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The Fallacy of "Rugged Individualism"

Western society emphasises the role of the individual, but our individualism has not remained balanced. Isolation and fragmentation have become the order of the day. True community does not exclude individualism. It provides an atmosphere in which individualism can flourish, yet, regardless of our individualism, there is no divisiveness, only cohesiveness. Individualism can exist without being "rugged". In community, it is perhaps best termed, "soft" individualism.

I am alone. I am an individual. That means that I am unique. There is no one else like me in the whole world. Each of us is born into a different environment and develops differently according to a unique pattern throughout our own individual lives. Nowhere is variety in a species more apparent and inevitable than among the human species.

The goal of human development is that we should become fully ourselves. The psychologist, Carl Jung named this goal of human development, "individuation". The process of human development is one of becoming fully individual: separate, from our family, from our society - to learn to think for ourselves, to dare to be out of step with stereotypes. To grow up and become fully human, we are called to be unique and different.

We are also called to power. We have to learn to take responsibility for ourselves. We need to develop a sense of autonomy and self-determination.

Furthermore, we are called to wholeness. We should use what gifts or talents we are given to develop ourselves as fully as possible. If we are to grow, we must work on the weak spots that prevent growth. We are beckoned towards that self-sufficiency, that wholeness required for independence of thought and action.

But all this is only one side of the story.

It is true that we are called to wholeness. But the reality is that we can never be completely whole in and of ourselves. We cannot be all things to ourselves and to others. We cannot be perfect. It is true that we are called to power. Yet the reality is that there is a point beyond which our self-determination not only becomes inaccurate and full of pride, but increasingly self-defeating. It is true that we are created to be individually unique. Yet the reality is that we are inevitably social creatures who desperately need each other not merely for sustenance, not merely for company, but for any meaning in our lives whatsoever. These, then, are the paradoxical seeds from which community can grow.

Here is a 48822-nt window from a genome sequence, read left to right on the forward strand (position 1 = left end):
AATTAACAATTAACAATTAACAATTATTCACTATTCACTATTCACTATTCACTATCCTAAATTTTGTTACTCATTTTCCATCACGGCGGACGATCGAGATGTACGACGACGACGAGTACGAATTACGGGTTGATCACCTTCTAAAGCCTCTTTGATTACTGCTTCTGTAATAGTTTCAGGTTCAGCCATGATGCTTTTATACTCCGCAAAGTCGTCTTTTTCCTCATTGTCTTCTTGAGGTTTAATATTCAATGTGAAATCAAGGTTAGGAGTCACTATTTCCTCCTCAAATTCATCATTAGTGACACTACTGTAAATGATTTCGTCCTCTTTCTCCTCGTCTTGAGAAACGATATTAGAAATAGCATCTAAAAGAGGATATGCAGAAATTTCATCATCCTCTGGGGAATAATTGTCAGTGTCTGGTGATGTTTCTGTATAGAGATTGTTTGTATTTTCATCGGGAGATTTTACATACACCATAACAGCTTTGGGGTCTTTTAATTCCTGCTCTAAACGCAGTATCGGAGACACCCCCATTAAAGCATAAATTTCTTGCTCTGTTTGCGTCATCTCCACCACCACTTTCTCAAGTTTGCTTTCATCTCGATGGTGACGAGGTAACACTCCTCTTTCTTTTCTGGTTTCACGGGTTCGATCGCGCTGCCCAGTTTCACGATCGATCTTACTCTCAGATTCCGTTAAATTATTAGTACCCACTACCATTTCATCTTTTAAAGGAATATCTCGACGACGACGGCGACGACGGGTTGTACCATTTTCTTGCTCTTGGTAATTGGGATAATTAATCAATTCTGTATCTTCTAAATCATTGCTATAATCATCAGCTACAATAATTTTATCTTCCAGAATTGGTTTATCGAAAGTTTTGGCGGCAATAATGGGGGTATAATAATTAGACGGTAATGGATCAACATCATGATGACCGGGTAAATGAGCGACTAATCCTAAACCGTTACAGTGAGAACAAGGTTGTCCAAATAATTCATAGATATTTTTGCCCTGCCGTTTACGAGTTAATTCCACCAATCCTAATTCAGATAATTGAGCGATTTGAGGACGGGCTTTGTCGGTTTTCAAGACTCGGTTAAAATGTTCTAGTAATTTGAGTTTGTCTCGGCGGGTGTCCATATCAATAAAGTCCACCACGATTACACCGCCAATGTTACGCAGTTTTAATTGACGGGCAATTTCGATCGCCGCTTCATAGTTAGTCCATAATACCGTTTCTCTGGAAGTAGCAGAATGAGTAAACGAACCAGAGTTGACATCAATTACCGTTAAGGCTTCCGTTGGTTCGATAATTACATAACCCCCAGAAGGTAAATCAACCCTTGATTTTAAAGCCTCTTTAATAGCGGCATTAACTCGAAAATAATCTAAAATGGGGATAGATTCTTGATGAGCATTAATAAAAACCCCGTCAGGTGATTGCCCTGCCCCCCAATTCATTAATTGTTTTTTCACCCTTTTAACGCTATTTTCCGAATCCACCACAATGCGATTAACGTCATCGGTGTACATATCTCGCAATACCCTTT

So we are called:

  • to wholeness and simultaneously to recognise our incompleteness;
  • to power and to acknowledge our weakness; and
  • to individuation and to interdependence.

Thus the problem, indeed the total failure of the ethic of "rugged" individualism is that it runs with only one side of the paradox and incorporates only one half of our humanity. It recognises that we are called to individuation, power and wholeness. But it denies entirely the other part of our story: that we can never fully get there and that we are, of necessity in our uniqueness, weak imperfect creatures who need each other.

This denial can be sustained only by pretence. Because we cannot ever be totally adequate, self-sufficient, independent beings, the idea of rugged individualism encourages us to fake it. It encourages us to hide our weaknesses and failures. It teaches us to be utterly ashamed of our limitations. It drives us to attempt to be superwomen and supermen not only in the eyes of others, but also in our own eyes. It pushes us day in and day out to look as if "we had it all together", as if we were without needs and in total control of lives. It relentlessly demands that we keep up appearances. It also relentlessly isolates us from each other. And it makes genuine community impossible.

Yes, I am alone. Since I am an utterly unique individual, there is no one who can totally understand me, who can know exactly what it is like to walk in my shoes. There are parts of my journey, as there are with everyone else’s journey, that must be walked alone. Some tasks can only be accomplished in solitude. But I am infinitely less lonely than I used to be before I learned that it was human to have feelings of anxiety and depression and helplessness, before I learned that there were places where I could share such feelings without guilt or fear and people would love me all the more for it, before I knew I could be weak in my strength and strong in my weakness, before I had experienced real community and learned how to find it or create it again.

We are desperately in need of a new ethic of "soft" individualism, an understanding of individualism which teaches that we cannot be truly ourselves until we are able to share freely the things we most have in common: our weakness, our incompleteness, our imperfection, our inadequacy, our sins, our lack of wholeness and self-sufficiency.

It is a kind of softness that allows those necessary barriers, or outlines, of ourselves to be like permeable membranes, permitting our selves to seep out and the selves of others to seep in. It is the kind of individualism that acknowledges our independence not merely in the catchwords of the day but in the very depths of our hearts. It is the kind of individualism that makes real community possible.